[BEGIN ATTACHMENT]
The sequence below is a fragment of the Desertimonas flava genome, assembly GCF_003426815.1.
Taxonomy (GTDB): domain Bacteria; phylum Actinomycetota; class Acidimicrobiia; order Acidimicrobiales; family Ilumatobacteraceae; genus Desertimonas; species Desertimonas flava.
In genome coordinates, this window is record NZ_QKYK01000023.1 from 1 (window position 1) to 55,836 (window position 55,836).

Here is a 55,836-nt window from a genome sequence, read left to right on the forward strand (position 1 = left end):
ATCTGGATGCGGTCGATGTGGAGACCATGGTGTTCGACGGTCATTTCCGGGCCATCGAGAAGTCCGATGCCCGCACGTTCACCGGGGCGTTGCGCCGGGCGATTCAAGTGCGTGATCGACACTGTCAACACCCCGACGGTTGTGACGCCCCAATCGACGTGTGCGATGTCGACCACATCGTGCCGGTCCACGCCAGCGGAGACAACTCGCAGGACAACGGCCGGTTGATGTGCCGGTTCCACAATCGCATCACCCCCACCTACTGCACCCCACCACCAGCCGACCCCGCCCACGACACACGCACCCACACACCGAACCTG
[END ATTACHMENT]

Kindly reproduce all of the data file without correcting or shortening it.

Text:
The sequence below is a fragment of the Desertimonas flava genome, assembly GCF_003426815.1.
Taxonomy (GTDB): domain Bacteria; phylum Actinomycetota; class Acidimicrobiia; order Acidimicrobiales; family Ilumatobacteraceae; genus Desertimonas; species Desertimonas flava.
In genome coordinates, this window is record NZ_QKYK01000023.1 from 1 (window position 1) to 55,836 (window position 55,836).

Here is a 55,836-nt window from a genome sequence, read left to right on the forward strand (position 1 = left end):
ATCTGGATGCGGTCGATGTGGAGACCATGGTGTTCGACGGTCATTTCCGGGCCATCGAGAAGTCCGATGCCCGCACGTTCACCGGGGCGTTGCGCCGGGCGATTCAAGTGCGTGATCGACACTGTCAACACCCCGACGGTTGTGACGCCCCAATCGACGTGTGCGATGTCGACCACATCGTGCCGGTCCACGCCAGCGGAGACAACTCGCAGGACAACGGCCGGTTGATGTGCCGGTTCCACAATCGCATCACCCCCACCTACTGCACCCCACCACCAGCCGACCCCGCCCACGACACACGCACCCACACACCGAACCTG